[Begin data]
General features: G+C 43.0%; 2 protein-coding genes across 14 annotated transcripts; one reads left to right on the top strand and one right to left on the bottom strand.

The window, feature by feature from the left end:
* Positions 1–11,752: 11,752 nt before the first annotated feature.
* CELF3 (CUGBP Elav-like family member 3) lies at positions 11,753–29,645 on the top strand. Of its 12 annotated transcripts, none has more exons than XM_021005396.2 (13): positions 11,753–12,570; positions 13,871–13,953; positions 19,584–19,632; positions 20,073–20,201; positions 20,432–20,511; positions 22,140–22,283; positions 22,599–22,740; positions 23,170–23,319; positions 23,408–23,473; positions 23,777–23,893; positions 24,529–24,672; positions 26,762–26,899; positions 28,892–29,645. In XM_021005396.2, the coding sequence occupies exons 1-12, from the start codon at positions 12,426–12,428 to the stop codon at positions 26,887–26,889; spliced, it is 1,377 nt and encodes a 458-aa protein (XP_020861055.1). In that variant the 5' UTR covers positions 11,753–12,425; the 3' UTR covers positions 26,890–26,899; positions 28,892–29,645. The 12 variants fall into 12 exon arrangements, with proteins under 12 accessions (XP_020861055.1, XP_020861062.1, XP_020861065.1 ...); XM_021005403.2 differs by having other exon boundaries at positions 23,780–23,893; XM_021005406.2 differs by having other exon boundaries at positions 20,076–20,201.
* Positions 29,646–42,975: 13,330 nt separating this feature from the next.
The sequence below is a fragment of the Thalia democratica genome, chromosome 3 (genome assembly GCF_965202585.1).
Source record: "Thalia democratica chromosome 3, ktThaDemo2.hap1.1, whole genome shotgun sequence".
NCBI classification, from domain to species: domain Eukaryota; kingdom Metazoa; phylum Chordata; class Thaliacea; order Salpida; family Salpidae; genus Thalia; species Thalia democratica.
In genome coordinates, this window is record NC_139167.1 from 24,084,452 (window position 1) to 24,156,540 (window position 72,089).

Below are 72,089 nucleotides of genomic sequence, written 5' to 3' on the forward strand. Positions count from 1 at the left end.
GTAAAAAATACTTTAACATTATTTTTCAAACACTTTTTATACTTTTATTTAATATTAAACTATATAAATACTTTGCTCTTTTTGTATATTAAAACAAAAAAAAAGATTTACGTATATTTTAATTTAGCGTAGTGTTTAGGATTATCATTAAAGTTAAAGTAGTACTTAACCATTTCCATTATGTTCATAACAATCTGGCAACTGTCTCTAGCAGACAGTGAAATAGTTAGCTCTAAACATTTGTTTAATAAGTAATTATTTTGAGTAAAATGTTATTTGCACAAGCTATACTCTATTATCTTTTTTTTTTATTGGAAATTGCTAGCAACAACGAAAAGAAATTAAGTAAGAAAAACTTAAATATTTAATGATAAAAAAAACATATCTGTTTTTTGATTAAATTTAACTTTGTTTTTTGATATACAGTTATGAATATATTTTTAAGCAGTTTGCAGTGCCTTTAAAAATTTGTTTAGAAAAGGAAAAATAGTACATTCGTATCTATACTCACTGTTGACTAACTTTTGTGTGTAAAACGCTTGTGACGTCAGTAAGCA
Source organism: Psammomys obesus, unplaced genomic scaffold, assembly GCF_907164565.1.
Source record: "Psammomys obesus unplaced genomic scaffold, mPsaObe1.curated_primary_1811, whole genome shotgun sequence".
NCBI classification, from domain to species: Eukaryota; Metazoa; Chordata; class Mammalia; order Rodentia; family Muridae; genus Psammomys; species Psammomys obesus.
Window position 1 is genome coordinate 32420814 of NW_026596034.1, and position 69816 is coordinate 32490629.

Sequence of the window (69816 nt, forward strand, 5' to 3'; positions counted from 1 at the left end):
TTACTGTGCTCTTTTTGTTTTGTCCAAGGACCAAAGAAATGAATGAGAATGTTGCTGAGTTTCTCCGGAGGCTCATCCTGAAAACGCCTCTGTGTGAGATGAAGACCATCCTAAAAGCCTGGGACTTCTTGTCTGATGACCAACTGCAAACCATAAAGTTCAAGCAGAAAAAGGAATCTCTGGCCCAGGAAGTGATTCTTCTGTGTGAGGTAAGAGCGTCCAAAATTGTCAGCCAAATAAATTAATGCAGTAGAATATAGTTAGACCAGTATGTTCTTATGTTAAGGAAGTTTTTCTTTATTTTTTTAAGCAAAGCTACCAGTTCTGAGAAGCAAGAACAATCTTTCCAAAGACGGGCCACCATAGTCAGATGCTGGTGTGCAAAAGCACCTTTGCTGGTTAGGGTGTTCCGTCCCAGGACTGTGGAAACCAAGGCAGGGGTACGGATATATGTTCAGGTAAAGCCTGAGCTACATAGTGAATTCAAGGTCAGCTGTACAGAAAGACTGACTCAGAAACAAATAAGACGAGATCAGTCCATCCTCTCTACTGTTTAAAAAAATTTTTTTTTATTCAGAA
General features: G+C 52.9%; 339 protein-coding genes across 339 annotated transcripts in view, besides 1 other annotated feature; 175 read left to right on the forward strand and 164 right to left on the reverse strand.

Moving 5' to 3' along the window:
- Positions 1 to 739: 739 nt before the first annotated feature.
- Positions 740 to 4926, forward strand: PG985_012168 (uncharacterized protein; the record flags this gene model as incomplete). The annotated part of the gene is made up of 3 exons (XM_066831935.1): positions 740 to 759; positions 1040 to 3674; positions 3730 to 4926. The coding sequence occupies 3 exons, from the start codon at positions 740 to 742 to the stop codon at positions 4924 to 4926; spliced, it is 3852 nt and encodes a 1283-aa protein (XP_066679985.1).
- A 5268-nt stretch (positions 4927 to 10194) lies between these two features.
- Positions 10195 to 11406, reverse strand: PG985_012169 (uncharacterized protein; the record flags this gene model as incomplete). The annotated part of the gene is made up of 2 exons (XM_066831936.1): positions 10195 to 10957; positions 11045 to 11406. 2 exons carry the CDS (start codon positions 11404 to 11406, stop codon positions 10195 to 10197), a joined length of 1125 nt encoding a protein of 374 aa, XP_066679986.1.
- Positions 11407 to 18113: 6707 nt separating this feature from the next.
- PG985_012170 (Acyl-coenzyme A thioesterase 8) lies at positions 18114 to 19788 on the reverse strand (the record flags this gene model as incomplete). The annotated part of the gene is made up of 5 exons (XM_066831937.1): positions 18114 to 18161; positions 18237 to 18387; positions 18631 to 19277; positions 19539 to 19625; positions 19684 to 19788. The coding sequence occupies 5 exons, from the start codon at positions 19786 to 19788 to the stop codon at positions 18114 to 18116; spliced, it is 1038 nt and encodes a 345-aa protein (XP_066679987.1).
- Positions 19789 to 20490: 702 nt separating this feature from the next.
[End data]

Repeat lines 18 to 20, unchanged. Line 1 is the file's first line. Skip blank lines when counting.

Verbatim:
General features: G+C 52.9%; 339 protein-coding genes across 339 annotated transcripts in view, besides 1 other annotated feature; 175 read left to right on the forward strand and 164 right to left on the reverse strand.

Moving 5' to 3' along the window:
- Positions 1 to 739: 739 nt before the first annotated feature.